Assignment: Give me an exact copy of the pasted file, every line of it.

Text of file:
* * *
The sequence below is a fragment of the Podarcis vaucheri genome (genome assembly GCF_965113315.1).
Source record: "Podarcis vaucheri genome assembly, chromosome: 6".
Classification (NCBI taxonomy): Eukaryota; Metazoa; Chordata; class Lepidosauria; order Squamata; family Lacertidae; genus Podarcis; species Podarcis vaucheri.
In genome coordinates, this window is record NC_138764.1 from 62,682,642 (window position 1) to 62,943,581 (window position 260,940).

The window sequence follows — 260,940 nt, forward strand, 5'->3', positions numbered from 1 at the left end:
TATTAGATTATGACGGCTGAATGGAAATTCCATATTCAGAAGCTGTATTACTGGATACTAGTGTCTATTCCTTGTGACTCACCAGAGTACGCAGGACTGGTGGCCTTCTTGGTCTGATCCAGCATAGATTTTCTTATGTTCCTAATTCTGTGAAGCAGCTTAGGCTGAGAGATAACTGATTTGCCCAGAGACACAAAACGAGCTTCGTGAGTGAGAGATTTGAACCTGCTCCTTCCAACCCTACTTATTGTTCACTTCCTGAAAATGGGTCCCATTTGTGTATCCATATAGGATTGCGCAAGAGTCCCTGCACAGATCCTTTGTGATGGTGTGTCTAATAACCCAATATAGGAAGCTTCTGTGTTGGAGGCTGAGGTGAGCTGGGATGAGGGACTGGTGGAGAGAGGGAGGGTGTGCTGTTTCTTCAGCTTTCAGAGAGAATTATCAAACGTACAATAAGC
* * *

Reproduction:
The sequence below is a fragment of the Podarcis vaucheri genome (genome assembly GCF_965113315.1).
Source record: "Podarcis vaucheri genome assembly, chromosome: 6".
Classification (NCBI taxonomy): Eukaryota; Metazoa; Chordata; class Lepidosauria; order Squamata; family Lacertidae; genus Podarcis; species Podarcis vaucheri.
In genome coordinates, this window is record NC_138764.1 from 62,682,642 (window position 1) to 62,943,581 (window position 260,940).

The window sequence follows — 260,940 nt, forward strand, 5'->3', positions numbered from 1 at the left end:
TATTAGATTATGACGGCTGAATGGAAATTCCATATTCAGAAGCTGTATTACTGGATACTAGTGTCTATTCCTTGTGACTCACCAGAGTACGCAGGACTGGTGGCCTTCTTGGTCTGATCCAGCATAGATTTTCTTATGTTCCTAATTCTGTGAAGCAGCTTAGGCTGAGAGATAACTGATTTGCCCAGAGACACAAAACGAGCTTCGTGAGTGAGAGATTTGAACCTGCTCCTTCCAACCCTACTTATTGTTCACTTCCTGAAAATGGGTCCCATTTGTGTATCCATATAGGATTGCGCAAGAGTCCCTGCACAGATCCTTTGTGATGGTGTGTCTAATAACCCAATATAGGAAGCTTCTGTGTTGGAGGCTGAGGTGAGCTGGGATGAGGGACTGGTGGAGAGAGGGAGGGTGTGCTGTTTCTTCAGCTTTCAGAGAGAATTATCAAACGTACAATAAGC